In the summer of 1972, while working out prior to that night's game with the Asheville Orioles of the Southern League, third baseman Doug DeCinces heard a gunshot, then another, and another, all of them landing within six feet of him at Asheville's ball yard.
Fearing for his own life and that of the ball boy standing near him, DeCinces grabbed the young man and ran into the dugout. Turns out a kid in a nearby home had broken into his father's gun case and fired off a few shots with the old man's rifle. No one was hurt. No harm, no foul.
But 10 years later, the Orioles traded DeCinces to the California Angels to make way for that ball boy in the starting lineup. His name was Cal Ripken Jr. Maybe you've heard of him. Starting that 1982 season at third, he missed the back end of a doubleheader that year on May 29, then played in 2,632 straight games, a major league record that almost certainly never will be broken.
Yet without DeCinces sweeping him to safety that day in Asheville, who knows what might have happened to the youngster?
That's just one of the stories former Chattanooga News-Free Press sports writer and current Huntsville Times columnist Mark McCarter tells in his upcoming book detailing the first 50 years of the Southern League. In town Monday to speak to the Chattanooga Quarterback Club, he expects the still-unnamed book to hit the Internet and store shelves around mid-January. You can keep up with its release date through August Publications and www.ballparkdigest.com.
The publisher could do worse than call it "Fifty Reasons to Love the Southern League," since that's the number of individual stories McCarter chose to write to pay tribute to a league that's been at least a temporary home to such titanic talents as Miguel Cabrera, Don Mattingly, Reggie Jackson, Curt Schilling, Tom Glavine, Chipper and Andruw Jones and Rollie Fingers.
"My nom and dad used to take me to Lookouts games at Engel Stadium," said McCarter, who grew up in Brainerd. "Afterward, I'd search through the weeds for home run balls."
The News-Free Press hit a journalistic home run when they hired McCarter, then turned him loose on the Lookouts when the Oakland A's returned Class AA baseball here in 1976.
"That first couple of years I probably covered 40 of 70 road games and all the home games," he said. "I'd take a glove and cleats on the road. Sometimes I'd field ground balls or pop-ups. I was 21, basically the same age as a lot of the guys I was covering."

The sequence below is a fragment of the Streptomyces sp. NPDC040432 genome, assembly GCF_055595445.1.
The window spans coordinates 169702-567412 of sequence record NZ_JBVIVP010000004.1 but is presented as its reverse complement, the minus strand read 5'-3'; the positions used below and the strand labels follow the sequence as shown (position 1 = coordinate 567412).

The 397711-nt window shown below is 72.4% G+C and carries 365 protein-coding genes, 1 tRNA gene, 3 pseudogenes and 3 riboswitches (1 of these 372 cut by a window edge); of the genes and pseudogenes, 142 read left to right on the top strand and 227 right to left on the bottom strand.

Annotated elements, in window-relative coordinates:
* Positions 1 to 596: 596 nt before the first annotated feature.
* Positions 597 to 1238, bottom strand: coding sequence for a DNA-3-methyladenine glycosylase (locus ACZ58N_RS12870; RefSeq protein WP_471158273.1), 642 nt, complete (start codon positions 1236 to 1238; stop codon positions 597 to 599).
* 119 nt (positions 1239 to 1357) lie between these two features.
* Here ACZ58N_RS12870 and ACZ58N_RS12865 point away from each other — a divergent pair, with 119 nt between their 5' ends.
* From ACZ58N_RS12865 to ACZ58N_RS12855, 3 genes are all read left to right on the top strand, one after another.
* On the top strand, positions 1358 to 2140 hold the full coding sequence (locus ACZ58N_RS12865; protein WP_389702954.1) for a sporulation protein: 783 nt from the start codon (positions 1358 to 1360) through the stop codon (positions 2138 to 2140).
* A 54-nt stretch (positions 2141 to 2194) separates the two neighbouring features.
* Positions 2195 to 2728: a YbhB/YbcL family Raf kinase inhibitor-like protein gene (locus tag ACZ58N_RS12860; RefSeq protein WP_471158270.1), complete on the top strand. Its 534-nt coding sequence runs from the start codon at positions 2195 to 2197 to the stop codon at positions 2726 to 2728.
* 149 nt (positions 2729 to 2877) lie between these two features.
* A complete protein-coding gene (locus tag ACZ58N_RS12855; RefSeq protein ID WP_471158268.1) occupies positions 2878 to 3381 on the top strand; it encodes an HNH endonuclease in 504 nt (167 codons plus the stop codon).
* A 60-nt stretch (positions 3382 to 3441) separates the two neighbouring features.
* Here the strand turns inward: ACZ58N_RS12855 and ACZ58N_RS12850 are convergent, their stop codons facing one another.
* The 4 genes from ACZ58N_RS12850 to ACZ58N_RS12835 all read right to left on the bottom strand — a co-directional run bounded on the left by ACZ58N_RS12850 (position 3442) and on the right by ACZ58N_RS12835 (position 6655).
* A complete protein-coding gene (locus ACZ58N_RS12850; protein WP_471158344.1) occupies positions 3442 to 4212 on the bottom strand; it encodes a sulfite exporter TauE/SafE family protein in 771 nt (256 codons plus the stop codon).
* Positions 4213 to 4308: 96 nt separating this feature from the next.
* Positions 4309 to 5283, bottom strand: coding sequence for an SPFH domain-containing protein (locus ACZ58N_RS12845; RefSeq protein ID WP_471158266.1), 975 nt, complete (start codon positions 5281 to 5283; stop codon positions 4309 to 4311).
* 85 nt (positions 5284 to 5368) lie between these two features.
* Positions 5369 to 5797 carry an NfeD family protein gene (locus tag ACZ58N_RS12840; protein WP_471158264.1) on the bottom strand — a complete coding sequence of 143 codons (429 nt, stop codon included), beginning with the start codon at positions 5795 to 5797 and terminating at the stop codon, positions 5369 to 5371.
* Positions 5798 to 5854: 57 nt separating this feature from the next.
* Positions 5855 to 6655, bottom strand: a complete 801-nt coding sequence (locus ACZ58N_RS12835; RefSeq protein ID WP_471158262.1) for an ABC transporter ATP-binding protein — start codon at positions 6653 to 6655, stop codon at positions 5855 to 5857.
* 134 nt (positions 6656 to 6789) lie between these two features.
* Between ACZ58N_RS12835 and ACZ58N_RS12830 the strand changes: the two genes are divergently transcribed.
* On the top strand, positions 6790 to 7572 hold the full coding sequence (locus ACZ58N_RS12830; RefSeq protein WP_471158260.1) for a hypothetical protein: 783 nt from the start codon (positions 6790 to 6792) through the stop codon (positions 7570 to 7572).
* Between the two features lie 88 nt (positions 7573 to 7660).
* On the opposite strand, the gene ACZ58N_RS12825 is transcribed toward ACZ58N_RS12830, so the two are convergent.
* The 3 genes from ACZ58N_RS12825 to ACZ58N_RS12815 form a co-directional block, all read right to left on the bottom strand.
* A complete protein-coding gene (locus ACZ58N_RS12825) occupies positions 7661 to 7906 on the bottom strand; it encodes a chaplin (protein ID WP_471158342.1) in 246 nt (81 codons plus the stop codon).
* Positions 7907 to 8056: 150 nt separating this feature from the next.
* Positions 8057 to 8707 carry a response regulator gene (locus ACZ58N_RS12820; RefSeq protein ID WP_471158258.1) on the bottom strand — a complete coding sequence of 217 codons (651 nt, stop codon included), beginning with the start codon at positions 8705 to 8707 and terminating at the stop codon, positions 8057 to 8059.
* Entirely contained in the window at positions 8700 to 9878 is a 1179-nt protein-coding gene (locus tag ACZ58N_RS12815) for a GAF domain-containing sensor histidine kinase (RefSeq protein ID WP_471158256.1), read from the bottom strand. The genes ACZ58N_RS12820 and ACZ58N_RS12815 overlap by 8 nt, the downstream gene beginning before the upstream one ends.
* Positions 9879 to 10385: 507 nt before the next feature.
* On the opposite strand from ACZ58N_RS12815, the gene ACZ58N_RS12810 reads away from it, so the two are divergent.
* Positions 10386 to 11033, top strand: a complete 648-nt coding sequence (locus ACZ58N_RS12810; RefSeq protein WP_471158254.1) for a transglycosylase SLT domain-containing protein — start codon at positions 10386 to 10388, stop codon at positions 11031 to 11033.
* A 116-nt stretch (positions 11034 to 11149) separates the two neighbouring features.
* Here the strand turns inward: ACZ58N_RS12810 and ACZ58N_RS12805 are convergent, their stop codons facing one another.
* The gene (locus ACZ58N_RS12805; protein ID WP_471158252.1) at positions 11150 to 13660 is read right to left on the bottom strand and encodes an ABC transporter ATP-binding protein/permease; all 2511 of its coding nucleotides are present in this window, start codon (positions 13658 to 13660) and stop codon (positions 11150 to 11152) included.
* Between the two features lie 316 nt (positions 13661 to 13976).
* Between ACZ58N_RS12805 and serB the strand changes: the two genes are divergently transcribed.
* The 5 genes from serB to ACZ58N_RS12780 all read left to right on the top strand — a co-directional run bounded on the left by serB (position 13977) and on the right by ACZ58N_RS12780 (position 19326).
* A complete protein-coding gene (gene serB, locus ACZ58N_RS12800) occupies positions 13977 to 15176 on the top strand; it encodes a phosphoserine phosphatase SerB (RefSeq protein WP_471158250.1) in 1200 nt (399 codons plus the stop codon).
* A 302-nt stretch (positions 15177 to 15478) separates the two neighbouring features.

It's far from all he's covered, of course. McCarter was courtside when the Chattanooga Mocs won their first Southern Conference championship in basketball and their last SoCon football playoff berth in 1984. He left the old News-Free Press in 1989 to run the sports department at the Anniston (Ala.) Star. He held a couple of public relations posts after that, then went back to being an ink-stained wretch in Huntsville, where he's been the state's sportswriter of the year three times.
And his lifelong obsession with diversity of subjects has led McCarter to some colorful stories, from the World Series of Dominoes in Andalusia, Ala., to the "Buff Bowl," a flag football game staged at a nudist resort just north of Tampa the day before the 2000 Super Bowl.
"It was coed," McCarter recalled. "The Bare Buns versus the Totally Tans. There were no marching bands, but they had cheerleaders. And I got the best sports quote of all-time. One of the quarterbacks told me that they had one rule above all others: 'If you grab something and it doesn't come off in three seconds, let go.'"
He also forged this observation upon covering a Nick Saban news conference the day after returning from the 2008 Beijing Olympics: "What do China and Alabama football have in common? They're both run by 5-foot-tall dictators."
Yet for all his wizardry with words regarding all sports, he always has seemed most at home with baseball, which shows on every page of his ode to the Southern League.
"There's been one perfect game pitched in the history of the league," he said. "A guy named Chips Swanson. Never pitched in the majors. But he became a music editor. His credits include 'Cheers,' 'Frasier' and 'Wings.' I feel sorry for him. He lives in Hollywood. He just got back from a lengthy vacation in Hawaii and he says some health issues have raised his [golf] handicap to a 2. Tough life."
Then there's Denny Walling, the former major leaguer who once played for the Lookouts. Upset with his team's effort at one point during Walling's time with the Lookouts, manager Rene Lachemann attempted to shake up his club by showing them he had (Oakland owner) Charlie Finley's phone number and he'd be happy to call the owner about their play.
Walling, a hot prospect who had spent a few games the previous year in Oakland, reportedly replied: "Wow, Lach, that's not the same number he gave me."
But all that and much more is in the book, including a forward by Braves closer Craig Kimbrel, who grew up in Huntsville.
What you won't need to buy the book to appreciate is how McCarter views himself after more than 40 years in the business.
Said the author: "I've been a baseball guy forever."
Contact Mark Wiedmer at firstname.lastname@example.org.
Mark Wiedmer started work at the Chattanooga News-Free Press on Valentine’s Day of 1983. At the time, he had to get an advance from his boss to buy a Valentine gift for his wife. Mark was hired as a graphic artist but quickly moved to sports, where he oversaw prep football for a time, won the “Pick’ em” box in 1985 and took over the UTC basketball beat the following year. By 1990, he was ...